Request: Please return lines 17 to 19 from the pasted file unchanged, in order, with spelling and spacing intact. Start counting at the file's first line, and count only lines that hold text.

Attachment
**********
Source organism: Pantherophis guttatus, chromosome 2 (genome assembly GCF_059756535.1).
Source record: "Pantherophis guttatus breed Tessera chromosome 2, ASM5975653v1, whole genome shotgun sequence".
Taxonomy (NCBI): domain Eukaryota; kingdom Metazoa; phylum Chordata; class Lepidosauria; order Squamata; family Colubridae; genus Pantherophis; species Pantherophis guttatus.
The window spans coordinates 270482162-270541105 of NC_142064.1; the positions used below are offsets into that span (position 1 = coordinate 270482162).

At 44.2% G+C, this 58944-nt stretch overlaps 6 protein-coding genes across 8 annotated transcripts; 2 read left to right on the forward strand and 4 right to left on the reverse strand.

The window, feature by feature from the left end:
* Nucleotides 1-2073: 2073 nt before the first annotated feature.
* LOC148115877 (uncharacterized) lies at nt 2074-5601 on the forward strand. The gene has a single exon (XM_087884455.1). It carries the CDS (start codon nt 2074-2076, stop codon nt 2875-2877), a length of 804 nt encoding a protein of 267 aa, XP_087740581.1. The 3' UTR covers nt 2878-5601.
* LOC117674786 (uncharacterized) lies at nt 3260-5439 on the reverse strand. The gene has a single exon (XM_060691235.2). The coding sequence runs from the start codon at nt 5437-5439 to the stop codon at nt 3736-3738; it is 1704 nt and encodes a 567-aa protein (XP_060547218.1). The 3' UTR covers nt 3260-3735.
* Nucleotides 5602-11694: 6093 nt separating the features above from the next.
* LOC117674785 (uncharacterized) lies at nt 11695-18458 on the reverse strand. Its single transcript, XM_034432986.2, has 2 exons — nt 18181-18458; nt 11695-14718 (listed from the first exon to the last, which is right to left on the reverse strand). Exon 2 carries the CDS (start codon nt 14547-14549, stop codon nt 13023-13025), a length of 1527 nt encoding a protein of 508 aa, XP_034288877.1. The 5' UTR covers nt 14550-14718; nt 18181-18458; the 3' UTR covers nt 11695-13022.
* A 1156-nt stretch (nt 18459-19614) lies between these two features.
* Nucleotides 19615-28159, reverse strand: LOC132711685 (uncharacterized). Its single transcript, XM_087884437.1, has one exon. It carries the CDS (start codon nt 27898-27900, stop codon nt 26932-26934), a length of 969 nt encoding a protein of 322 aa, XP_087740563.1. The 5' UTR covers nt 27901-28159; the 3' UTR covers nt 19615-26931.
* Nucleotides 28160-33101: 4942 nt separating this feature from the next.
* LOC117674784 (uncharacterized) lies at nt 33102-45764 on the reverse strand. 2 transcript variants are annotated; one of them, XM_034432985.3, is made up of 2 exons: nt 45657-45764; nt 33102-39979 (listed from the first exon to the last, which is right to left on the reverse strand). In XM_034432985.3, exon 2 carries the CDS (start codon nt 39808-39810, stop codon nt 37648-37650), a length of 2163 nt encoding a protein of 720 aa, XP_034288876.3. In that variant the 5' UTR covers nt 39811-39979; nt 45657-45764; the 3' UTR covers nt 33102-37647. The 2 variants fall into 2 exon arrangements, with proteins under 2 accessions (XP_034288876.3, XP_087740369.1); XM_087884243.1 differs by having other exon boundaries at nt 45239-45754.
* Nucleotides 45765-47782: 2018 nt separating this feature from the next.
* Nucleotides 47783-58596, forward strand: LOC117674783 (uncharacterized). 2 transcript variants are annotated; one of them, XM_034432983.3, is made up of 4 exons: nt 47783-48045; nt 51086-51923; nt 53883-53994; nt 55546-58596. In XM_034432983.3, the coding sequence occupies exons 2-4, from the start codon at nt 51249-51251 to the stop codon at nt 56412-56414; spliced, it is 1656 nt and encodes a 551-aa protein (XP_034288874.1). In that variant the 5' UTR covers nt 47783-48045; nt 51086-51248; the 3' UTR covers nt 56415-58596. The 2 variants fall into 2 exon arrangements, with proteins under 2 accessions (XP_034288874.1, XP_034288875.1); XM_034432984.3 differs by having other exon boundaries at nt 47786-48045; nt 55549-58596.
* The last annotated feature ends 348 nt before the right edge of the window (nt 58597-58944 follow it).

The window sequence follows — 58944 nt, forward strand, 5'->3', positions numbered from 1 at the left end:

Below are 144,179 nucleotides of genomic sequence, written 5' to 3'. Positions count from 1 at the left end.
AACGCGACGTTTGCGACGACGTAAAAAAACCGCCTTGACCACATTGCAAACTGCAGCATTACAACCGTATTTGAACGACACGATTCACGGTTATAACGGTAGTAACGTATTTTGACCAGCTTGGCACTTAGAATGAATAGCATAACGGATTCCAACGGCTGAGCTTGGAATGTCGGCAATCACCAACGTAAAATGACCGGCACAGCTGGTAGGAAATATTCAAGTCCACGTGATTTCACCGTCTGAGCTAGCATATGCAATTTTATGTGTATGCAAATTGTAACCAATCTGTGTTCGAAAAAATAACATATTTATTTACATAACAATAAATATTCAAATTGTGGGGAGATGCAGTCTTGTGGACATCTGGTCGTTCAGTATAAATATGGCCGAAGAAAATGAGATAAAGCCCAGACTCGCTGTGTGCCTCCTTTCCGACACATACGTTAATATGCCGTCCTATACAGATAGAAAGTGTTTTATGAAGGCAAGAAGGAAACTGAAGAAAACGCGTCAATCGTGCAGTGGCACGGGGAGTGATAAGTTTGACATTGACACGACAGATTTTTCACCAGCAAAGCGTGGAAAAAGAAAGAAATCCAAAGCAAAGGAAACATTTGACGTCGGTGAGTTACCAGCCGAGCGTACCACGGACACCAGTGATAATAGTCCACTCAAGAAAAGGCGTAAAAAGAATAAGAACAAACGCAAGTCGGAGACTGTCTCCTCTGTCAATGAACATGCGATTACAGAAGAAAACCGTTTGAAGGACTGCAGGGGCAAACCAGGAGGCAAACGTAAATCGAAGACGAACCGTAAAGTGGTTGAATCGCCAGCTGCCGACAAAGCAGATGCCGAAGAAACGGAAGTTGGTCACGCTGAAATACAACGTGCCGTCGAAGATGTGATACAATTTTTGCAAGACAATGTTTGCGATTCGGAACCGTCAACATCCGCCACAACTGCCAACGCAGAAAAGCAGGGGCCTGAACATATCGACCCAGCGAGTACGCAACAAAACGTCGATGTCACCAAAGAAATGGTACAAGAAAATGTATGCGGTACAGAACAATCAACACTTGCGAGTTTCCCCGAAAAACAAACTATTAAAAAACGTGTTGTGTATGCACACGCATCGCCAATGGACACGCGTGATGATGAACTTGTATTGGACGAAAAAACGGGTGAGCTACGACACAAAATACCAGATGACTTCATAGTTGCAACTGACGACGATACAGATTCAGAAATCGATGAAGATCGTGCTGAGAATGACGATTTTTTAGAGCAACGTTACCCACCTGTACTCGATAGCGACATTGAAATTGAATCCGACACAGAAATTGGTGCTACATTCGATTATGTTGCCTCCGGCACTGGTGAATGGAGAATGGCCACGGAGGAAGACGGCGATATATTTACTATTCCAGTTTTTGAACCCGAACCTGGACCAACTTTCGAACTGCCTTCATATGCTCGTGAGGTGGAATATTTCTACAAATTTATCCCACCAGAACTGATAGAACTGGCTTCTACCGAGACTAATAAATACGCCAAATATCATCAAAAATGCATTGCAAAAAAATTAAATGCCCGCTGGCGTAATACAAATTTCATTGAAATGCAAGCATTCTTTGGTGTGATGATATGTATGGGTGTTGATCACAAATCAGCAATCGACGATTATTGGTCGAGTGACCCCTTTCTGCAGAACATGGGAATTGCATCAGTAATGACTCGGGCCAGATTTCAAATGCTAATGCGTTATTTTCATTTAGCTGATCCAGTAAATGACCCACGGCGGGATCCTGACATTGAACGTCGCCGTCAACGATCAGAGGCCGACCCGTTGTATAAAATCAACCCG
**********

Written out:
* Nucleotides 47783-58596, forward strand: LOC117674783 (uncharacterized). 2 transcript variants are annotated; one of them, XM_034432983.3, is made up of 4 exons: nt 47783-48045; nt 51086-51923; nt 53883-53994; nt 55546-58596. In XM_034432983.3, the coding sequence occupies exons 2-4, from the start codon at nt 51249-51251 to the stop codon at nt 56412-56414; spliced, it is 1656 nt and encodes a 551-aa protein (XP_034288874.1). In that variant the 5' UTR covers nt 47783-48045; nt 51086-51248; the 3' UTR covers nt 56415-58596. The 2 variants fall into 2 exon arrangements, with proteins under 2 accessions (XP_034288874.1, XP_034288875.1); XM_034432984.3 differs by having other exon boundaries at nt 47786-48045; nt 55549-58596.
* The last annotated feature ends 348 nt before the right edge of the window (nt 58597-58944 follow it).

The window sequence follows — 58944 nt, forward strand, 5'->3', positions numbered from 1 at the left end: